- From ledzeppelin.com forum member Strider


Cameron Crowe had a mission to merge his two loves in life: writing and music. Pursuing his literary and musical passions, Crowe began writing for the underground music publication The Door in his early teens under the tutelage of Lester Bangs, a writer and editor portrayed by Philip Seymour Hoffman in Crowe’s 2000 film Almost Famous, a love letter to music celebrating its 15th anniversary today. With its capacity to capture what was exciting about the music of the time without succumbing to unreflective effusiveness, his writing eventually caught the eye of Rolling Stone editor Ben Fong-Torres. On a 1973 issue of Rolling Stone, Crowe’s first byline with the publication — a story about the band Poco — was teased on the cover.

Read the rest of the article at: http://uproxx.com/movies/2015/09/cameron-crowe-led-zeppelin-almost-famous/
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This Month in
Led Zeppelin History

December 16, 1968 - Zep plays Bath Pavilion for a mere £75.
December 26, 1968 - First American concert at the Coliseum in Denver, CO
December xx, 1969 - Led Zeppelin are reported to have sold 5 million dollars worth of albums in the US
December 11, 1969 - Led Zeppelin are presented gold and platinum discs for their first two albums
December xx, 1970 - The band enters Island Studios to begin work on the fourth album
December xx, 1971 - The band plays a few low-key shows back in England
December 23, 1972 - The band break for Christmas holiday after a London gig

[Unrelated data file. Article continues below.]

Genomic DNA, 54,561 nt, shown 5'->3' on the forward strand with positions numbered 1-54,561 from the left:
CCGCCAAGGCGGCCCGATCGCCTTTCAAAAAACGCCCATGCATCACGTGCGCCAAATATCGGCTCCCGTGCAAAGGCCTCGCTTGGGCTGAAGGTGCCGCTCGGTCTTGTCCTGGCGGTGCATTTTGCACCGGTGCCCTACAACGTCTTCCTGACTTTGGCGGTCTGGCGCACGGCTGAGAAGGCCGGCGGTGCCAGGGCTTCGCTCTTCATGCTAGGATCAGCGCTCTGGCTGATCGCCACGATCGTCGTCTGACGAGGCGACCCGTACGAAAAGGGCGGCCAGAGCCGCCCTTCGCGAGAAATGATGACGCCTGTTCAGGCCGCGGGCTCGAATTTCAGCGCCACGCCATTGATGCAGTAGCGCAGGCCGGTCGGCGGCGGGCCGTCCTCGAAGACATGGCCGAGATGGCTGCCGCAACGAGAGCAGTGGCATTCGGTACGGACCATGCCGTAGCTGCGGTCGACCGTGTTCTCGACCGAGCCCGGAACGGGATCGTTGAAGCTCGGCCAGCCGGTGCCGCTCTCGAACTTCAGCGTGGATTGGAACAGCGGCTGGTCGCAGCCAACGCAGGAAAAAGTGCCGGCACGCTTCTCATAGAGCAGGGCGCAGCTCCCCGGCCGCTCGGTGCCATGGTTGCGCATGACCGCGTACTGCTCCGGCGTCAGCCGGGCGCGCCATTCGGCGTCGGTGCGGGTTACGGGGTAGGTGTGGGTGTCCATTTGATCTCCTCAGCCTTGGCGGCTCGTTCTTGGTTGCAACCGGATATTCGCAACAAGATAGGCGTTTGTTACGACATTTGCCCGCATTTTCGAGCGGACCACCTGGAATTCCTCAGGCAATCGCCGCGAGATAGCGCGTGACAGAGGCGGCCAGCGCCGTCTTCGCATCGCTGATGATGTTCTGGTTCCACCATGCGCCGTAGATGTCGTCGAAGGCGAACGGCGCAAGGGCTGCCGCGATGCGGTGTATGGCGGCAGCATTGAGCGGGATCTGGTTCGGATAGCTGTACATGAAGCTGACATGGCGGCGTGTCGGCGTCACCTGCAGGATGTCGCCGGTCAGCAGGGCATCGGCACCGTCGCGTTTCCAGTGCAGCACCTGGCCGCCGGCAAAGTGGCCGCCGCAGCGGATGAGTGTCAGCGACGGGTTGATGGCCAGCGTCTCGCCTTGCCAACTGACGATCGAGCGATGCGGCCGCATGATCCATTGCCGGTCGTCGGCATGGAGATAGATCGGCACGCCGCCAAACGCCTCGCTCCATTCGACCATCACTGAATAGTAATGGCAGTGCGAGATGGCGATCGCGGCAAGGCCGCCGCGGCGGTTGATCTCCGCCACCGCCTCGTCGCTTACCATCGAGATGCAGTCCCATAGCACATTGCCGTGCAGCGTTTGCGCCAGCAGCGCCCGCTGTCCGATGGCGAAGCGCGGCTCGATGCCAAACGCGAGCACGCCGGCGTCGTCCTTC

December xx, 1973 - John Paul Jones works on studio productions for Madeline Bell
December xx, 1973 - Joe Massot films Jimmy Page’s fantasy sequence at Loch Ness
December 19, 1974 - John Paul Jones and Jimmy Page jam with Bad Company at the Rainbow Theater
December 10, 1975 - Led Zeppelin play a 45-minute show with Norman Hale at Behan’s in Jersey
December xx, 1976 - Led Zeppelin rehearses for the 1977 tour
December 25, 1976 - It’s announced that Plant and Bonham will reunite with the Band of Joy for three shows in the new year
December xx, 1977 - The band minus Robert gather to discuss Led Zeppelin’s future plans
December xx, 1978 - The new album is completed quickly at Polar Studios and mixed at Jimmy’s Plumpton Studio
December xx, 1979 - John Bonham considers joining Paul McCartney’s Wings
December 29, 1979 - The band minus Jimmy Page attend the Paul McCartney And Wings Kampuchea befefit show
December 04, 1980 - Led Zeppelin issue the following statement not to carry on as a band: "We wish it to be known, that the loss of our dear friend and the deep respect we have for his family, together with the deep sense of harmony felt by ourselves and our manager have led us to decide that we could not continue as we were."